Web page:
The Family and Medical Leave Act (FMLA) of 1993 is a labor law in the U.S. that requires employers covered by the Act to provide employees with unpaid leave and job protection for qualified family and medical reasons. During this leave, the employee can continue with their group insurance coverage.
The FMLA allows up to 12 workweeks during a 12-month timeframe for the birth of a child and to care for the child within his or her first year of birth, the adoption of a child or the placement of a foster child within a year of the placement, to care for immediate family – spouse, parent or child with a serious health condition, a serious medical problem that has left the employee unable to perform his or her work duties, any qualifying situation that arises because of the employee’s spouse, child or parent is a covered family member called up for active military duty.
FMLA is also available for 26 workweeks of leave during any 12-month period to care for a military servicemember who has suffered serious illness or injury if the eligible employee is the spouse, son, daughter, parent, or next of kin of the service member. This is called military caregiver leave. Your employer should be able to provide you all the details about leave and how it applies to your specific situation.
Common FMLA Violations
An employer can violate the FMLA. If you have been employed at your job for more than a year, and your company has at least 50 employees within a 75-mile radius, you are eligible to receive FMLA leave.
There are specific criteria that must be met though. You must have worked at least 1,250 hours during the last year. If you request leave for one of the permissible reasons, as listed above, and all the other requirements have been met, then they must grant your leave.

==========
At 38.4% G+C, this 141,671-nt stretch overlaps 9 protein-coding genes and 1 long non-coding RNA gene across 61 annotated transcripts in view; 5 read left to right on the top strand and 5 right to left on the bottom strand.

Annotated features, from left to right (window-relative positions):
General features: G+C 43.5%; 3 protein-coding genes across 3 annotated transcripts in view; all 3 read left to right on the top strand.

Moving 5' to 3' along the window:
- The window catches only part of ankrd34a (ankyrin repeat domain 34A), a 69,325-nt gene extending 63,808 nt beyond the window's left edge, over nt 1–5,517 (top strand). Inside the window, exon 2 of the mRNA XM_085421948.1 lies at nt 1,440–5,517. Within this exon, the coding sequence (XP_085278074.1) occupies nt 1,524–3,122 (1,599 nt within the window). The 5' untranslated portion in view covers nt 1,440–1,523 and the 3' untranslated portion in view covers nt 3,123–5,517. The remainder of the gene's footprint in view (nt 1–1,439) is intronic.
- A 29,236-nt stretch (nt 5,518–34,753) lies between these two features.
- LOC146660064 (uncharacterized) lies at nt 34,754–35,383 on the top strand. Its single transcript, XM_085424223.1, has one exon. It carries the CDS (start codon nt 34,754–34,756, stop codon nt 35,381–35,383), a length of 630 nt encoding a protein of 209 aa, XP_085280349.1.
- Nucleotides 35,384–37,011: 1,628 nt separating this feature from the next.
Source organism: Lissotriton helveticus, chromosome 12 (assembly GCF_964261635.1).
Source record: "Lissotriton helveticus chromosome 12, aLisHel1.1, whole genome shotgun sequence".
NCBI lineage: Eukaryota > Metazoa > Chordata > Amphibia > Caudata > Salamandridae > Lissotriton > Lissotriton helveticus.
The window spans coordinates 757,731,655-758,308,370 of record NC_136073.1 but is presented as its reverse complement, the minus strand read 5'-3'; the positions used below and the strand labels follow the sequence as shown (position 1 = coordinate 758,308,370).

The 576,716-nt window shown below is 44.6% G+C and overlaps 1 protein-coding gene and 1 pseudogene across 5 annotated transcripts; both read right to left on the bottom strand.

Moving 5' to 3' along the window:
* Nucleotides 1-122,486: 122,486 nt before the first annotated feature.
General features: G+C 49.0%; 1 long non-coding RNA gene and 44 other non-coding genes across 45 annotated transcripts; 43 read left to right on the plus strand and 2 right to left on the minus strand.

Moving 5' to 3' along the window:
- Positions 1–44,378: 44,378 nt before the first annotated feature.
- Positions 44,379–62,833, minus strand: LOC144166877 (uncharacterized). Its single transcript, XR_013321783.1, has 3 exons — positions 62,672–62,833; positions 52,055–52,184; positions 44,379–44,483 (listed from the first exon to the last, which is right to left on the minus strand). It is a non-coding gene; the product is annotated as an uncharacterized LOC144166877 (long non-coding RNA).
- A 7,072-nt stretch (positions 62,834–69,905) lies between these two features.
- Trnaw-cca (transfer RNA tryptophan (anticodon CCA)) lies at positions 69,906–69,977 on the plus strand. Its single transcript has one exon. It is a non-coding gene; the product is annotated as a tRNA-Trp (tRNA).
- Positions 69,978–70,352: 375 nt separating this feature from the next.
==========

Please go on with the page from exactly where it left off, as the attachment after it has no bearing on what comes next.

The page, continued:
There are many ways that an FMLA violation could occur. Your employer could misinterpret the law, and they may not recognize serious medical issues. While a cold doesn’t qualify, it could result in complications, such as pneumonia or bronchitis that does qualify. Also, sometimes employers count absences that qualify for FMLA leave against the employee when they should not.
Other violations could involve the employer failing to provide you – as an eligible employee – with your FMLA rights. The employer could ask you to provide certification, which is supporting documentation, of your need for leave.
This could be violated if the employer asks you to provide too much notice. The FMLA does allow employers to establish their own notice policies, but a notice of weeks or months in advance can be too much.
Also, the law is broken if an employer fails to recognize the notice given by an employee, or if they fail to tell the employee about their rights and obligations. If the employer doesn’t give you the legally required information, then you cannot be held to those specific obligations. While you are on leave, the employer must continue with your health insurance. You must pay your premiums during this time, and if your premium is more than 30 days late your employer must notify you and give you an additional 15 days before cutting off your insurance coverage.
Contact A Lawyer If Your Employer Violated The FDCPA
If you believe that your employer has violated the FDCPA, you should consult with an employment law attorney who handles FDCPA violation cases. With the help of an attorney, you can get your claim on track and make sure your rights are protected. If the FDCPA has been violated, then you can file a claim to recover compensation for your damages.
Be sure to keep all documentation and evidence and be sure to document all the details and include dates and times. You will want to make note of any conversations and of anything that is said to you regarding your FMLA leave or your request for leave. Supporting evidence and documentation are essential to your claim’s success.
Many employment law attorneys take cases on a contingency basis, so be sure to ask about payment. Employment law attorneys stay current on employment law and the FMLA, and they will work to ensure you are treated fairly and that any wrongs are corrected. Complete the form on this page to get a free case evaluation that pertains the FMLA being violated by your employer.